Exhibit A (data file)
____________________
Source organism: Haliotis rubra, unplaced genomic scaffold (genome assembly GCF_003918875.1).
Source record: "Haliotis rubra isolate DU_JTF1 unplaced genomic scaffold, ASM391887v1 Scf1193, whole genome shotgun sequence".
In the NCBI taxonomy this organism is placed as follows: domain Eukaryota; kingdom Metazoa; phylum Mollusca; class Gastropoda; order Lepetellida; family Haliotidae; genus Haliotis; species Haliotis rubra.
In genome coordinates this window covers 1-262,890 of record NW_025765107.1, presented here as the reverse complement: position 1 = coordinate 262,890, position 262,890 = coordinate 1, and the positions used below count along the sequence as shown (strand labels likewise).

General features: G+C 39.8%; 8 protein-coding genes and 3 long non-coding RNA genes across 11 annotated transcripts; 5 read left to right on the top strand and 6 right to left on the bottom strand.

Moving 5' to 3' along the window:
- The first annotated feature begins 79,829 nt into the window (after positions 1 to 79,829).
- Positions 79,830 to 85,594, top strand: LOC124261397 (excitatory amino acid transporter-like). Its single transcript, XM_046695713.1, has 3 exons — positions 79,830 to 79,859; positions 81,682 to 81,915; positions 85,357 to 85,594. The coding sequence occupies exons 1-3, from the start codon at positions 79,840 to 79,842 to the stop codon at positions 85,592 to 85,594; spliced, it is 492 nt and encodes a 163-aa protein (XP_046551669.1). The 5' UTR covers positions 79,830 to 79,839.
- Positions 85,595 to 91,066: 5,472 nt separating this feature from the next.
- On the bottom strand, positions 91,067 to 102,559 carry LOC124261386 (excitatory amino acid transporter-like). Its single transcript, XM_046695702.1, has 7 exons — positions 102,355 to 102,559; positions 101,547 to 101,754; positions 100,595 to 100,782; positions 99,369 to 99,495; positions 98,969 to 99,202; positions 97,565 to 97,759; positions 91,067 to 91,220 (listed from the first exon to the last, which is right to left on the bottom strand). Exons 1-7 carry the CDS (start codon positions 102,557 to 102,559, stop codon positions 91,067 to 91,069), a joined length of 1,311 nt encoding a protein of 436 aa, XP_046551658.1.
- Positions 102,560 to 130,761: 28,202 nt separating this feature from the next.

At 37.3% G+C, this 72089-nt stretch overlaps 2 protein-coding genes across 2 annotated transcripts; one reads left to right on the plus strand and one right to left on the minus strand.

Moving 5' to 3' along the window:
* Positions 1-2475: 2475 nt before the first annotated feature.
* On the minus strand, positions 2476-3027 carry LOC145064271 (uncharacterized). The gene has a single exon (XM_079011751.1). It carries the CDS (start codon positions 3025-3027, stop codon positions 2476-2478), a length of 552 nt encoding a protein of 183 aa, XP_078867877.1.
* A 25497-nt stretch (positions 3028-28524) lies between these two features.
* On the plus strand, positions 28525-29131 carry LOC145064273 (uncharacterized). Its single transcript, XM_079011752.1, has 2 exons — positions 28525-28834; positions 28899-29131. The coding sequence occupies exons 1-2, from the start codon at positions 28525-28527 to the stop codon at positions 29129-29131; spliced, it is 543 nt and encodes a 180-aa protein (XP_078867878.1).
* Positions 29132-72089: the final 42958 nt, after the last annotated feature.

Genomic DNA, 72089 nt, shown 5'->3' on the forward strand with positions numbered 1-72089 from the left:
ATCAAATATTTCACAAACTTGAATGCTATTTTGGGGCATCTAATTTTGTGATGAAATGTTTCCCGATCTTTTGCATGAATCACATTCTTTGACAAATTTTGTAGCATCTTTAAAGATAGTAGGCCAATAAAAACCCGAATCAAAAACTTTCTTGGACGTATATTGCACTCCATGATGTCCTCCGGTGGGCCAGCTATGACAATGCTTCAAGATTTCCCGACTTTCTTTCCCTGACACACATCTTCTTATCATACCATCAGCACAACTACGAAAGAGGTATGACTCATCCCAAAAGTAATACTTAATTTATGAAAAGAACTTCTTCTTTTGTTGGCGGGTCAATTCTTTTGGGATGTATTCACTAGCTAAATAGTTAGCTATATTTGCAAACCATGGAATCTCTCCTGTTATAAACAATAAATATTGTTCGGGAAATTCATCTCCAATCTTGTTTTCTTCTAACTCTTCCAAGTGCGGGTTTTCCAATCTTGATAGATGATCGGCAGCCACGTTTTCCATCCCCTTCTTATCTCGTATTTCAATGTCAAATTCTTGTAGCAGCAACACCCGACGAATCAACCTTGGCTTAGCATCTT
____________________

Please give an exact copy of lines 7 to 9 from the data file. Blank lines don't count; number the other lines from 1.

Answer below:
- The first annotated feature begins 79,829 nt into the window (after positions 1 to 79,829).
- Positions 79,830 to 85,594, top strand: LOC124261397 (excitatory amino acid transporter-like). Its single transcript, XM_046695713.1, has 3 exons — positions 79,830 to 79,859; positions 81,682 to 81,915; positions 85,357 to 85,594. The coding sequence occupies exons 1-3, from the start codon at positions 79,840 to 79,842 to the stop codon at positions 85,592 to 85,594; spliced, it is 492 nt and encodes a 163-aa protein (XP_046551669.1). The 5' UTR covers positions 79,830 to 79,839.
- Positions 85,595 to 91,066: 5,472 nt separating this feature from the next.